He was born in Palo Alto on Jan. 28, 1919.
He was a member of the American Legion, the Palo Alto Host Lions Club (where he served as president), the Palo Alto Elks Lodge (where he was the organist for 30 years), and Sons In Retirement (SIRS) (where he held the office of Big SIR in 1999). He also served as the current SIRS historian and conducted new member orientations.
He is survived by his second wife, Marion Moreno; his elder brother Albert Moreno, his daughter Susan Hassitt; and daughter-in-law Susan Moreno. He is also survived by his stepchildren David Farrell, Nancy Freitas and Tom Farrell; and numerous grandchildren, step-grandchildren, great-grandchildren and step-great-grandchildren.
Donations can be made to the Palo Alto Host Lions Club, www.paloaltolions.org or P.O. Box 976, Palo Alto, CA 94302-0976.
George Oliver, 91, a longtime resident of Menlo Park, died at his home June 25, 2011.
He was born Feb. 3, 1920, in Marshall, Texas. He was the first in his family to venture out to California, where he remained until his death. He was a Merchant Seaman, construction worker, plumber, handyman and entrepreneur. He had a passion for fishing, hunting and gardening. He loved teaching his children important life skills and enjoyed sharing childhood stories while fishing or spending time at home with his grandsons, family and friends, loved ones recalled.
He is survived by his 10 children; three sisters; two sisters-in-law and many nieces, nephews, cousins, grandchildren and great-grandchildren.
Bruce Tune, 71, a longtime local physician and professor, died June 25, 2011, of complications from Parkinson's Disease, Lucile Packard Children's Hospital announced in a press release.
He spent most of his career at Stanford University School of Medicine, founding the Division of Pediatric Nephrology and holding various leadership roles at the School of Medicine.
Hewas born Aug. 26, 1939, in New York City and moved to Palo Alto to attend Stanford School of Medicine, graduating in 1965. After a series of moves to complete his residency and internship, including a two-year stint conducting research at the National Institute of Health, he married Nancy Doolittle and returned to Stanford to become the chief resident in pediatrics in 1969.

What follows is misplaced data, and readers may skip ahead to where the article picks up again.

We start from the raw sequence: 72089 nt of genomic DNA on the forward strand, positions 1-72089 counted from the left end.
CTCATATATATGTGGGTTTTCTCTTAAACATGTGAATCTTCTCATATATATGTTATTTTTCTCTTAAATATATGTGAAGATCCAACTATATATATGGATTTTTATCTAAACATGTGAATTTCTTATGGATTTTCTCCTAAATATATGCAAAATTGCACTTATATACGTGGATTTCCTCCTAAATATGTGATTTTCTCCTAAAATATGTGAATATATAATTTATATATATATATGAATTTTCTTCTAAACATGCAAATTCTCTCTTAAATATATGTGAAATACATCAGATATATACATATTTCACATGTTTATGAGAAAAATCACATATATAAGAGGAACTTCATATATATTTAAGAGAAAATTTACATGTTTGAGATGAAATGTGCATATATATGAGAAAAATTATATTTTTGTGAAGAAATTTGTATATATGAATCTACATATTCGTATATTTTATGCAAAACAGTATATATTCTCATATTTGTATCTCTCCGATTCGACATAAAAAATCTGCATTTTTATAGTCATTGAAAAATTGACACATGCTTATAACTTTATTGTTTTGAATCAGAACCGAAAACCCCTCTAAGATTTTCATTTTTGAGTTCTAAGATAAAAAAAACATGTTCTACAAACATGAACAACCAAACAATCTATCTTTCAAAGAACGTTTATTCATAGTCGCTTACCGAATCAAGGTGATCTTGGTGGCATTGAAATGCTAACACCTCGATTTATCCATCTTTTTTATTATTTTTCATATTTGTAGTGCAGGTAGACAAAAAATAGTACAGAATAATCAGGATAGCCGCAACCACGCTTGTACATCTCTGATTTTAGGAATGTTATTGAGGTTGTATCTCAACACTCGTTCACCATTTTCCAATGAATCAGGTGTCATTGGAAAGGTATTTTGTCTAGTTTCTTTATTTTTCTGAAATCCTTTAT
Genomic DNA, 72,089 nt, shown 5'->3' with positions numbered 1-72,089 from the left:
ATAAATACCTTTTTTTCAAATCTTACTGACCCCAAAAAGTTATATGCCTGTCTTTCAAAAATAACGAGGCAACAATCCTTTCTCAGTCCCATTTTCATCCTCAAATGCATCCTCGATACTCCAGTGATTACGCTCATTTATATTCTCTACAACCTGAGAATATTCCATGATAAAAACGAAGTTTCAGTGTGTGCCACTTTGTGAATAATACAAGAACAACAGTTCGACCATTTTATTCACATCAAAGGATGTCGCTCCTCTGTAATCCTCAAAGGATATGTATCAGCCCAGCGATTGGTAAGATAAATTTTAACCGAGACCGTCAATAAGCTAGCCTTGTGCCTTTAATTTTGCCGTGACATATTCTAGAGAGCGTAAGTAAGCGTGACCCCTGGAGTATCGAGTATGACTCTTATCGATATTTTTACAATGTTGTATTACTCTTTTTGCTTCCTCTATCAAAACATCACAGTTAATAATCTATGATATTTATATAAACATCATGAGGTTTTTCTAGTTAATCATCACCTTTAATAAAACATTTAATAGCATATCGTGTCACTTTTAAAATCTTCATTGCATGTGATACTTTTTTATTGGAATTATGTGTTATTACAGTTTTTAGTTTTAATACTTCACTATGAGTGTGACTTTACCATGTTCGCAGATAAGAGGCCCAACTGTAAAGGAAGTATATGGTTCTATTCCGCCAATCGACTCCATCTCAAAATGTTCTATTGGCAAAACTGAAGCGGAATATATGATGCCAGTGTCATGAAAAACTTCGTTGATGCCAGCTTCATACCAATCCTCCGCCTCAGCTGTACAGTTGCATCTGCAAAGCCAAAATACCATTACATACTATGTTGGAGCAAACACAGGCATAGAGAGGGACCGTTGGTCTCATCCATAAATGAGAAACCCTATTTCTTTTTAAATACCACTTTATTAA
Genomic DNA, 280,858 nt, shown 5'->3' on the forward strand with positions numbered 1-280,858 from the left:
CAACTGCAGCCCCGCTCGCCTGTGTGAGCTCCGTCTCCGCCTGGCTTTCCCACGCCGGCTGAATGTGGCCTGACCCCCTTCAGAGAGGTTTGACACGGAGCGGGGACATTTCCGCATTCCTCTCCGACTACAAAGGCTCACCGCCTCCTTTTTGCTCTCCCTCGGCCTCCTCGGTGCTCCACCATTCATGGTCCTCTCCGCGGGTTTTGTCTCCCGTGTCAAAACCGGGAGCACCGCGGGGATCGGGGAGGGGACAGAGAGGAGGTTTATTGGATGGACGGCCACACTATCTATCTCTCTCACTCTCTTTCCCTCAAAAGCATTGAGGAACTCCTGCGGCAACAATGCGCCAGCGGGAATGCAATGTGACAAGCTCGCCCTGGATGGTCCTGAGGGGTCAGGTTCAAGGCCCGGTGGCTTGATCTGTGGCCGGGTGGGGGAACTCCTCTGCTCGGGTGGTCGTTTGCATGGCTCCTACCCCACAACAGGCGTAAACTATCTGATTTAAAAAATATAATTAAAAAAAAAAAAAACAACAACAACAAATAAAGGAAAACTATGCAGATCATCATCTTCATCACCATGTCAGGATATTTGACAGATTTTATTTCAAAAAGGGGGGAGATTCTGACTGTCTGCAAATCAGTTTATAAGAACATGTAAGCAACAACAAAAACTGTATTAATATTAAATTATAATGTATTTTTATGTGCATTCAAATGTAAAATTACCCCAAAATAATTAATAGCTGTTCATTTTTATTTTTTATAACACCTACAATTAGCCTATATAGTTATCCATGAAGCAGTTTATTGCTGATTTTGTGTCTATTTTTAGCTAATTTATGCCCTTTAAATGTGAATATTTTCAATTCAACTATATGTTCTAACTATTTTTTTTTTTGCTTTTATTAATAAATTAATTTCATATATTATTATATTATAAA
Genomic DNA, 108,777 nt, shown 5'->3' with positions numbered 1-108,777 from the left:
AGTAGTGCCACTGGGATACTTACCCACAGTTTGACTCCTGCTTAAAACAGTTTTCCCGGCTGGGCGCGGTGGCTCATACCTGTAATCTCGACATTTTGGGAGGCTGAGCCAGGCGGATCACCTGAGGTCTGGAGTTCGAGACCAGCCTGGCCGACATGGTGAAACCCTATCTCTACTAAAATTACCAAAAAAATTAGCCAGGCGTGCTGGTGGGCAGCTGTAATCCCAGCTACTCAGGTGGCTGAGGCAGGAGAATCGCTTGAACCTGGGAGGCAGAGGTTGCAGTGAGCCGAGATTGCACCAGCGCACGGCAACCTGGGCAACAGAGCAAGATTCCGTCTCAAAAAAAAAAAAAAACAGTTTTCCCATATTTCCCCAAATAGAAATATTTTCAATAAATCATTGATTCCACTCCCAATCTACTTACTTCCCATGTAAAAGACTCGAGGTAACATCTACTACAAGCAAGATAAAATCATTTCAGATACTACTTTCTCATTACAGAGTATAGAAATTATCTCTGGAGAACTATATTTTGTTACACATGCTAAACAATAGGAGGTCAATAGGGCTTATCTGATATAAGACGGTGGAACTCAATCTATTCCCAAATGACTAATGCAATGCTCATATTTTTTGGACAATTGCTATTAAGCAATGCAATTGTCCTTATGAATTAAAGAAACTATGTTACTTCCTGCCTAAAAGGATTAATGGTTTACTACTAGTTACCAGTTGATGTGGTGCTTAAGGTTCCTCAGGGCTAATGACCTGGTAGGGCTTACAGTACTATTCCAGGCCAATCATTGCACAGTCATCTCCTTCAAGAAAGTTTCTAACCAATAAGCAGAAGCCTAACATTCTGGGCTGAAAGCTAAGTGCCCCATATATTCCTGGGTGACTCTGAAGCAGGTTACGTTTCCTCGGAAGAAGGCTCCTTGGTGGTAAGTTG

At Stanford, he founded the Division of Pediatric Nephrology and taught at the School of Medicine. He was a passionate doctor and teacher who took great care and interest in his patients and students, colleagues recalled in the statement from Stanford.
Apart from his work, he enjoyed spending time with his son Steve and daughter Sara, participating in his son's Cub Scouts meetings and attending his daughter's softball games. He was also passionate about photography and music, owning a large collection of eclectic music.
He is survived by his wife, two children; one grandchild; and his mother, Sylvia Newman Tune. Donations in his memory can be made to the American Parkinson's Disease Association.
Details of the memorial service, to be held by the Department of Pediatrics, are still being arranged.
This story contains 507 words.
Stories older than 90 days are available only to subscribing members. Please help sustain quality local journalism by becoming a subscribing member today.
If you are already a subscriber, please log in so you can continue to enjoy unlimited access to stories and archives. Subscriptions start at $5 per month and may be cancelled at any time.